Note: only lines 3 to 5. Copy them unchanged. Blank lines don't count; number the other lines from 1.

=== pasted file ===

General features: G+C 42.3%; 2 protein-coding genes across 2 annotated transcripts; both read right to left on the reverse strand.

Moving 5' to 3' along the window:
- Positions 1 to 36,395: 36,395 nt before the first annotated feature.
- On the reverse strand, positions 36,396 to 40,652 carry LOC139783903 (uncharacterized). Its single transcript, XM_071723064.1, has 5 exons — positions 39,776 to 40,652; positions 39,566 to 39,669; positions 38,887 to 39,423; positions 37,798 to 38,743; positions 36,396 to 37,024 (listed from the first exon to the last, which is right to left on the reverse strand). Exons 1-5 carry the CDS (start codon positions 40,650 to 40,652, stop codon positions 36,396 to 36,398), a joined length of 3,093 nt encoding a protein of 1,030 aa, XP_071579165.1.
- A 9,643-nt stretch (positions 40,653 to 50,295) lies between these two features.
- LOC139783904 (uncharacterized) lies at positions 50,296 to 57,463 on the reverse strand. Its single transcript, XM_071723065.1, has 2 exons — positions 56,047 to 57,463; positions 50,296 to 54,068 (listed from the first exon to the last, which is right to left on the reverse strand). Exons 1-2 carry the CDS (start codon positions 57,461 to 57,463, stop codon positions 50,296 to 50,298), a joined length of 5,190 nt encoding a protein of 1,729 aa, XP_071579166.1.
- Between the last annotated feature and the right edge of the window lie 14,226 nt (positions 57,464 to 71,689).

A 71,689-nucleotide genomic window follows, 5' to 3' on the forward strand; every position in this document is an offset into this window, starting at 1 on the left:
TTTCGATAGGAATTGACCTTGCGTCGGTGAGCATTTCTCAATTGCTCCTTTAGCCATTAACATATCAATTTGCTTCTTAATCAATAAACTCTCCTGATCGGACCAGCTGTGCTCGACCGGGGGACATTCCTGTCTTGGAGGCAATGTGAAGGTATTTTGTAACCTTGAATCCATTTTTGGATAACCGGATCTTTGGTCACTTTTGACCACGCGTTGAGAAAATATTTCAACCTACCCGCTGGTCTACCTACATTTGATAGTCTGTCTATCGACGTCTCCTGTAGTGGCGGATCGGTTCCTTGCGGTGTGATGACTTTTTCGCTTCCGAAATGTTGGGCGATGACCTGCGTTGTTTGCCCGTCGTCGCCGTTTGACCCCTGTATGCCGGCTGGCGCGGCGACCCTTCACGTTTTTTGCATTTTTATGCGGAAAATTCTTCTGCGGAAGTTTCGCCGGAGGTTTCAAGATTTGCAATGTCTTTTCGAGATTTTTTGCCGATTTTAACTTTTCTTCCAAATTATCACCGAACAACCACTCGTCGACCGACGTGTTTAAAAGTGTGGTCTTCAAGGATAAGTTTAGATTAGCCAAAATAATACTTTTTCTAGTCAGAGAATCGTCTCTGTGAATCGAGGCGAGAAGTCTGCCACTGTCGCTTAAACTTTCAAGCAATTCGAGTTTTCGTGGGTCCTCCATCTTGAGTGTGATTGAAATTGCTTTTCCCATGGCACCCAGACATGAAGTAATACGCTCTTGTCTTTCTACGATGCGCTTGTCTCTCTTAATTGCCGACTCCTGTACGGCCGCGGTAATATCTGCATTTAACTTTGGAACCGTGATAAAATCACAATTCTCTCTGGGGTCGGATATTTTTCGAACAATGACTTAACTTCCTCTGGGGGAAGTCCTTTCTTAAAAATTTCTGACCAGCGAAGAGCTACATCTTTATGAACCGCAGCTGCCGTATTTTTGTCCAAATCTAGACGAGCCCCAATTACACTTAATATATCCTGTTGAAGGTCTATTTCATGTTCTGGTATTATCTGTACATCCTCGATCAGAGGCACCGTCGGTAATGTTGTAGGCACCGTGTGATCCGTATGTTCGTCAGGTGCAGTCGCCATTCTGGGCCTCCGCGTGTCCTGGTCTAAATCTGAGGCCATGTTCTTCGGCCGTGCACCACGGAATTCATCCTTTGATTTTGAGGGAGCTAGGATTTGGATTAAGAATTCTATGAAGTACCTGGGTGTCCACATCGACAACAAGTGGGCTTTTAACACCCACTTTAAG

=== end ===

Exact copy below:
- Positions 1 to 36,395: 36,395 nt before the first annotated feature.
- On the reverse strand, positions 36,396 to 40,652 carry LOC139783903 (uncharacterized). Its single transcript, XM_071723064.1, has 5 exons — positions 39,776 to 40,652; positions 39,566 to 39,669; positions 38,887 to 39,423; positions 37,798 to 38,743; positions 36,396 to 37,024 (listed from the first exon to the last, which is right to left on the reverse strand). Exons 1-5 carry the CDS (start codon positions 40,650 to 40,652, stop codon positions 36,396 to 36,398), a joined length of 3,093 nt encoding a protein of 1,030 aa, XP_071579165.1.
- A 9,643-nt stretch (positions 40,653 to 50,295) lies between these two features.